New Report Shows Many Americans Not Receiving Recommended Home Visiting Services


November 19, 2014

Today, the National Center for Healthy Housing (NCHH) and the Milken Institute School of Public Health at the George Washington University released Healthcare Financing of Healthy Homes Services: Findings from a 2014 Survey of State Reimbursement Policies, a report documenting current Medicaid reimbursement practices for environmental health services in the homes of lead-exposed children and people with asthma and highlighting opportunities for increasing access to these benefits.

“ASTHO applauds NCHH and the Milken Institute School of Public Health for undertaking this effort,” said Dr. Paul E. Jarris, executive director at the Association of State and Territorial Health Officials. “This report provides critical information to help policymakers understand where reimbursement policies are in place for vulnerable populations and the challenges that states face in implementing them. This is the first step toward ensuring that Americans have access to the high quality, evidence-based care they deserve.”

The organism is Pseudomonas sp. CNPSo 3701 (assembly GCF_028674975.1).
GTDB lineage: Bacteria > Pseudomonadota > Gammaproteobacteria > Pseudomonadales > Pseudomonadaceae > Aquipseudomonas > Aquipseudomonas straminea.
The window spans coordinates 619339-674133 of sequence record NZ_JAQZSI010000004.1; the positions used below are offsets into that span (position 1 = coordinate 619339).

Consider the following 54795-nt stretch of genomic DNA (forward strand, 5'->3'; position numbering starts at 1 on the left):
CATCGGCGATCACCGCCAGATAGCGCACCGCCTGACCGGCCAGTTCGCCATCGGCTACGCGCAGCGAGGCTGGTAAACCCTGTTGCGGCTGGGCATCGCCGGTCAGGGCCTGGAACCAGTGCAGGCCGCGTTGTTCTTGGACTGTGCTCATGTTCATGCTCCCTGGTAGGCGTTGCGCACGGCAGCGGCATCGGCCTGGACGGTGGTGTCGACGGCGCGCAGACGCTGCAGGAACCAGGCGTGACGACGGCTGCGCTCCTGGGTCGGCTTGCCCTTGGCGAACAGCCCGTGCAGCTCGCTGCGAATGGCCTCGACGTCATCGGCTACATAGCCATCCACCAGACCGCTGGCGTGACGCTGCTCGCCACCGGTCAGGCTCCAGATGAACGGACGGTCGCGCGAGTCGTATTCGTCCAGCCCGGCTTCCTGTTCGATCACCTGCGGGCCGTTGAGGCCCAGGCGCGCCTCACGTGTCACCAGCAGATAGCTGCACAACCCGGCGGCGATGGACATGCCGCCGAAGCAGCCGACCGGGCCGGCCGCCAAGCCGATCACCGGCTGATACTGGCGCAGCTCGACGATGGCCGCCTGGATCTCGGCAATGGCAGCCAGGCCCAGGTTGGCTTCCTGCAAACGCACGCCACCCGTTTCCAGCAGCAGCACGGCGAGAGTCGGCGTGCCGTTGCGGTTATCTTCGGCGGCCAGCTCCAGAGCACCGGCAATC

The report shows that while 27 states have some Medicaid reimbursement policy in place for either home-based asthma services or follow-up services for children with lead exposure, these important services are not mandatory in most states.

The survey showed that although follow-up services are required by Medicaid’s Early Periodic Screening, Diagnostic, and Treatment benefit for children with lead exposure, only 18 states require provision of these services for Medicaid beneficiaries with elevated blood lead levels. Similarly, despite recommendations by the Community Guide to Preventive Services and the Clinical Guidelines for the Diagnosis and Management of Asthma (EPR-3), only 13 states have any reimbursement in place for home-based asthma trigger control services, such as asthma education and environmental assessments.

Click here to read the full release.

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